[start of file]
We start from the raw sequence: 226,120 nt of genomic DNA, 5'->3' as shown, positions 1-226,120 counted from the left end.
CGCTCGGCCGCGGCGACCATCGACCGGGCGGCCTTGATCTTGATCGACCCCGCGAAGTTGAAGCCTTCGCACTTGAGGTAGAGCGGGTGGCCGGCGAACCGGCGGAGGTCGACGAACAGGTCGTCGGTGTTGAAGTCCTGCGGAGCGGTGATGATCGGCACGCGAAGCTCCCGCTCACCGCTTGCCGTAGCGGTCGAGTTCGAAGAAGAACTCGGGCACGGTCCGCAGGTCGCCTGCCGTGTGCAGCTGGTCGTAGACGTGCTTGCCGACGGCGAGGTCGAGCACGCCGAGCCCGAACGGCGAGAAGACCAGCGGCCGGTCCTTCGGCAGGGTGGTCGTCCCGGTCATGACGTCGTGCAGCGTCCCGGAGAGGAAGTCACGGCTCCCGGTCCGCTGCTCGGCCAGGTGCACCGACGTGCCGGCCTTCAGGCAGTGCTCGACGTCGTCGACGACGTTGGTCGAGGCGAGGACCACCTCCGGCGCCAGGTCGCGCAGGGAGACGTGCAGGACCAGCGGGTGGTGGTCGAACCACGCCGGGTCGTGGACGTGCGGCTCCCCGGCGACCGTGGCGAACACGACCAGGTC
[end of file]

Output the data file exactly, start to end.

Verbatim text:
We start from the raw sequence: 226,120 nt of genomic DNA, 5'->3' as shown, positions 1-226,120 counted from the left end.
CGCTCGGCCGCGGCGACCATCGACCGGGCGGCCTTGATCTTGATCGACCCCGCGAAGTTGAAGCCTTCGCACTTGAGGTAGAGCGGGTGGCCGGCGAACCGGCGGAGGTCGACGAACAGGTCGTCGGTGTTGAAGTCCTGCGGAGCGGTGATGATCGGCACGCGAAGCTCCCGCTCACCGCTTGCCGTAGCGGTCGAGTTCGAAGAAGAACTCGGGCACGGTCCGCAGGTCGCCTGCCGTGTGCAGCTGGTCGTAGACGTGCTTGCCGACGGCGAGGTCGAGCACGCCGAGCCCGAACGGCGAGAAGACCAGCGGCCGGTCCTTCGGCAGGGTGGTCGTCCCGGTCATGACGTCGTGCAGCGTCCCGGAGAGGAAGTCACGGCTCCCGGTCCGCTGCTCGGCCAGGTGCACCGACGTGCCGGCCTTCAGGCAGTGCTCGACGTCGTCGACGACGTTGGTCGAGGCGAGGACCACCTCCGGCGCCAGGTCGCGCAGGGAGACGTGCAGGACCAGCGGGTGGTGGTCGAACCACGCCGGGTCGTGGACGTGCGGCTCCCCGGCGACCGTGGCGAACACGACCAGGTC